In the last month, Washington State has seen two large personal injury settlements regarding Seattle residents who were seriously hurt or killed while using a marked crosswalk. In fact, many cities across the country are questioning why so many pedestrian accidents take place in crosswalks and how they might help reduce the number of deaths and injuries that come out of those on foot using crosswalks correctly in urban areas.

Crosswalks And Washington State Pedestrians: Is Crosswalk Safety A Myth?

This month we covered two shocking lawsuit settlements that both involved Seattle pedestrians being seriously injured while using clearly marked crosswalks. In the first settlement, a man’s received $2.75 million from the City of Seattle after the man was killed in a Chinatown crosswalk with a history of pedestrian accidents. In the second case, a Seattle attorney received over $4 million after she suffered a debilitating brain injury and a shattered arm when a King County Metro bus struck her as she used a crosswalk in Seattle’s Alaskan Way.

While we all learn that using a crosswalk is the absolute safest way to cross a city street, are crosswalks really saving lives? Could Washington crosswalks save more lives with a few changes? According to the most recent reports, some cities see almost half of their pedestrian accidents occur in crosswalks – and many safety advocates believe that most of these crosswalk accidents are preventable. A number of cities across the country are considering making the crossing time longer at intersections, while others are examining crosswalks that have a long history of pedestrian accidents.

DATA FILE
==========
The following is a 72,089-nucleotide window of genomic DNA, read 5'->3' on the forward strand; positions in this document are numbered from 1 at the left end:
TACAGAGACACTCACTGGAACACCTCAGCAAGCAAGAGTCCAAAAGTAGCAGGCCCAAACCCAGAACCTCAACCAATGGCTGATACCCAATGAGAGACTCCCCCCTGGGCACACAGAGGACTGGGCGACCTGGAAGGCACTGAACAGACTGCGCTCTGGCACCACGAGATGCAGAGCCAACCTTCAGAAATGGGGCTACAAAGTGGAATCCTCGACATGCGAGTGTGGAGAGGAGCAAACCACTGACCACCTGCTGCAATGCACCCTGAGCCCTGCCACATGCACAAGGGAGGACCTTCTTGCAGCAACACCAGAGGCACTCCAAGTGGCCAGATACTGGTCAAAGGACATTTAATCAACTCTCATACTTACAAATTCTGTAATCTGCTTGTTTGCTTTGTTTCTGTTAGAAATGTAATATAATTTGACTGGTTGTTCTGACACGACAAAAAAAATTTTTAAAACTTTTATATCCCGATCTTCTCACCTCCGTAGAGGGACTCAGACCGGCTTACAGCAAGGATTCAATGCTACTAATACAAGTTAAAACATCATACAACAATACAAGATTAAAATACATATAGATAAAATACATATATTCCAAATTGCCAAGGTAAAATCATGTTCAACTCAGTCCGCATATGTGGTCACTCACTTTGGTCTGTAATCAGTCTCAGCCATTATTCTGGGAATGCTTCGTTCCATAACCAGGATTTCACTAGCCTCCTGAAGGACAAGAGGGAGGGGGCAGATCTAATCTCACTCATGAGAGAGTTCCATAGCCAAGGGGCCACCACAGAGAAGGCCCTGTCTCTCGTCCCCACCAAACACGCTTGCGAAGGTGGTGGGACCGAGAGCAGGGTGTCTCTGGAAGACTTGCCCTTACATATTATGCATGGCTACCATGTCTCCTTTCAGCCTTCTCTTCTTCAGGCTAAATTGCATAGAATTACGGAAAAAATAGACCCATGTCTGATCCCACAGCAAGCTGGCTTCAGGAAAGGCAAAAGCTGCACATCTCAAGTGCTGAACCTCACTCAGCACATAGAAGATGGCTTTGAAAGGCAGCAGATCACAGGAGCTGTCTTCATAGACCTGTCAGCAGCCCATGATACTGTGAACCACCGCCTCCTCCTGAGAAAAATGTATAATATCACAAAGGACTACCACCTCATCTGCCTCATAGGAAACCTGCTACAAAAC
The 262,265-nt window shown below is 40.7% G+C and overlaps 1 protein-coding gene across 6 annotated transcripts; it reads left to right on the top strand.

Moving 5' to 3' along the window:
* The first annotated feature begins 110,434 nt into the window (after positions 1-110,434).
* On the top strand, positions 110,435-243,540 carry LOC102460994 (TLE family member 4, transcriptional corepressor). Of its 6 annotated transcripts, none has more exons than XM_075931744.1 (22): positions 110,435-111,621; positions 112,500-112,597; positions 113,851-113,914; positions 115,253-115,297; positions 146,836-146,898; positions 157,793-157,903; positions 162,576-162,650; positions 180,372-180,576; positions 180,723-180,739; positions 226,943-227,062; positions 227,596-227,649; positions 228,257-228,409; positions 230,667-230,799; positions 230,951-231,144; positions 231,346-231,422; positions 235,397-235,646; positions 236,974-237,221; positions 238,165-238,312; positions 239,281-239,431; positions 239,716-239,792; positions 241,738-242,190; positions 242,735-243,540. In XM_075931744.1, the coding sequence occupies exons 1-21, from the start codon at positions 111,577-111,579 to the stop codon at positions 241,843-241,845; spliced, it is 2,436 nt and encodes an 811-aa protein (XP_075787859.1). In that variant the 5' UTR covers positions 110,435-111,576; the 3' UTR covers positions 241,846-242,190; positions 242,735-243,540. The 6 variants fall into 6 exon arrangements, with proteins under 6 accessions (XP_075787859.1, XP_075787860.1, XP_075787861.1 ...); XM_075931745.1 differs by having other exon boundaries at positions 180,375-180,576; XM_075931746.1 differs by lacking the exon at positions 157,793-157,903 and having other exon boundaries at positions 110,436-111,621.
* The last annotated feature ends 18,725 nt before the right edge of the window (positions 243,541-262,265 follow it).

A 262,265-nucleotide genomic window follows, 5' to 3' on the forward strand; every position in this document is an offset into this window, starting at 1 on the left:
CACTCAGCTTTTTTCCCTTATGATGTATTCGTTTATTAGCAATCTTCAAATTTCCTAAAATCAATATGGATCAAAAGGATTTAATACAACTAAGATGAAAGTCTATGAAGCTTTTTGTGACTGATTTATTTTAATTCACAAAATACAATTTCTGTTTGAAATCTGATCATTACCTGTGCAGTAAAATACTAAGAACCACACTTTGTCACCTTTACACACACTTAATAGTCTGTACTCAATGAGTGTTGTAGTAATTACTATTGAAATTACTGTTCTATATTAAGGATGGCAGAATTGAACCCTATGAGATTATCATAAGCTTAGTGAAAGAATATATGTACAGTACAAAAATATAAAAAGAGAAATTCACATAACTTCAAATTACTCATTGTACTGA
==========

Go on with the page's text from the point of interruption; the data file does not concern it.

What can you do to minimize the chance of a pedestrian accident while using a Seattle crosswalk?

•    Realize that crosswalks don’t make you invincible.
Just because you are in a crosswalk doesn’t mean that a car won’t hit you or that a car sees that you are there.
•    Give yourself enough time to cross. You don’t want to be in the road when the light turns green, as some drivers will rush forward without checking for those on foot.
•    You’re never too old to look both ways. Check for speeding cars, drivers who aren’t paying attention, or other hazards. Don’t just rely on the traffic lights.
•    Look out for others. While crossing the street, watch for others on foot that might need assistance, such as children, the elderly, or the disabled. They may take longer to cross and could benefit from assistance.

Have you been injured in a Washington State pedestrian accident that took place in a well-marked crosswalk? Talk to a Seattle pedestrian accident attorney today.